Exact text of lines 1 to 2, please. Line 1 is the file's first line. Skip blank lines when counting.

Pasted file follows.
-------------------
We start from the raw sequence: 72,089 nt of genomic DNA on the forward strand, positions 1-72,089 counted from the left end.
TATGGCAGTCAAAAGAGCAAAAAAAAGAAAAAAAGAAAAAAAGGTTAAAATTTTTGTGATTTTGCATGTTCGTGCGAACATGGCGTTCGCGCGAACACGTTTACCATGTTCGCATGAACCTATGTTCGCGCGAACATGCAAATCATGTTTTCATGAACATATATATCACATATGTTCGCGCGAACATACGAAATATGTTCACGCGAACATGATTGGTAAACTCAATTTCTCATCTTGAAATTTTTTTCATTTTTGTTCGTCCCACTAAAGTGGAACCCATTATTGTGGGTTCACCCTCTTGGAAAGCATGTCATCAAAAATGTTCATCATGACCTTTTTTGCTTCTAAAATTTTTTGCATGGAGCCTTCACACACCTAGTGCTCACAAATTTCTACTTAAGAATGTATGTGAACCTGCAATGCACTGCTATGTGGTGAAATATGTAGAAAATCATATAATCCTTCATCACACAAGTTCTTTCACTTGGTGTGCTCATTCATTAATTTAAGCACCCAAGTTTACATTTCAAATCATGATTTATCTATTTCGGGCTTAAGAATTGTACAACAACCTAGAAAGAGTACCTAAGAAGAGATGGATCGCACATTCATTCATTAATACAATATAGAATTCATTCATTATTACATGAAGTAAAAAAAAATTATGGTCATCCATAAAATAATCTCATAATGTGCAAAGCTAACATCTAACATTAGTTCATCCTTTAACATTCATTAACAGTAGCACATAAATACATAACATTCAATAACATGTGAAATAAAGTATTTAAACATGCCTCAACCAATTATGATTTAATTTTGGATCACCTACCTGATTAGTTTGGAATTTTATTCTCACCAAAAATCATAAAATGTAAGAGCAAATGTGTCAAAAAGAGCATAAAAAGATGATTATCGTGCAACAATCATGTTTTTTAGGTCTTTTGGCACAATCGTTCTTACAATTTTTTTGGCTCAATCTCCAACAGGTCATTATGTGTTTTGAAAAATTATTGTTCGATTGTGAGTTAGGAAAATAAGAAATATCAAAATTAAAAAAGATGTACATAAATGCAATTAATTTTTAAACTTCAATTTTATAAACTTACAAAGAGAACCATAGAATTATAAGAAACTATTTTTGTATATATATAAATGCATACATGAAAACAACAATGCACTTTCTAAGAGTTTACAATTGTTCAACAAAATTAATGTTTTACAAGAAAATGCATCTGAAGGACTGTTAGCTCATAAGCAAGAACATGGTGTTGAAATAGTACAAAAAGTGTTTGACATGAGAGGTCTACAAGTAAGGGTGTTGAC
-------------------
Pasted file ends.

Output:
We start from the raw sequence: 72,089 nt of genomic DNA on the forward strand, positions 1-72,089 counted from the left end.
TATGGCAGTCAAAAGAGCAAAAAAAAGAAAAAAAGAAAAAAAGGTTAAAATTTTTGTGATTTTGCATGTTCGTGCGAACATGGCGTTCGCGCGAACACGTTTACCATGTTCGCATGAACCTATGTTCGCGCGAACATGCAAATCATGTTTTCATGAACATATATATCACATATGTTCGCGCGAACATACGAAATATGTTCACGCGAACATGATTGGTAAACTCAATTTCTCATCTTGAAATTTTTTTCATTTTTGTTCGTCCCACTAAAGTGGAACCCATTATTGTGGGTTCACCCTCTTGGAAAGCATGTCATCAAAAATGTTCATCATGACCTTTTTTGCTTCTAAAATTTTTTGCATGGAGCCTTCACACACCTAGTGCTCACAAATTTCTACTTAAGAATGTATGTGAACCTGCAATGCACTGCTATGTGGTGAAATATGTAGAAAATCATATAATCCTTCATCACACAAGTTCTTTCACTTGGTGTGCTCATTCATTAATTTAAGCACCCAAGTTTACATTTCAAATCATGATTTATCTATTTCGGGCTTAAGAATTGTACAACAACCTAGAAAGAGTACCTAAGAAGAGATGGATCGCACATTCATTCATTAATACAATATAGAATTCATTCATTATTACATGAAGTAAAAAAAAATTATGGTCATCCATAAAATAATCTCATAATGTGCAAAGCTAACATCTAACATTAGTTCATCCTTTAACATTCATTAACAGTAGCACATAAATACATAACATTCAATAACATGTGAAATAAAGTATTTAAACATGCCTCAACCAATTATGATTTAATTTTGGATCACCTACCTGATTAGTTTGGAATTTTATTCTCACCAAAAATCATAAAATGTAAGAGCAAATGTGTCAAAAAGAGCATAAAAAGATGATTATCGTGCAACAATCATGTTTTTTAGGTCTTTTGGCACAATCGTTCTTACAATTTTTTTGGCTCAATCTCCAACAGGTCATTATGTGTTTTGAAAAATTATTGTTCGATTGTGAGTTAGGAAAATAAGAAATATCAAAATTAAAAAAGATGTACATAAATGCAATTAATTTTTAAACTTCAATTTTATAAACTTACAAAGAGAACCATAGAATTATAAGAAACTATTTTTGTATATATATAAATGCATACATGAAAACAACAATGCACTTTCTAAGAGTTTACAATTGTTCAACAAAATTAATGTTTTACAAGAAAATGCATCTGAAGGACTGTTAGCTCATAAGCAAGAACATGGTGTTGAAATAGTACAAAAAGTGTTTGACATGAGAGGTCTACAAGTAAGGGTGTTGAC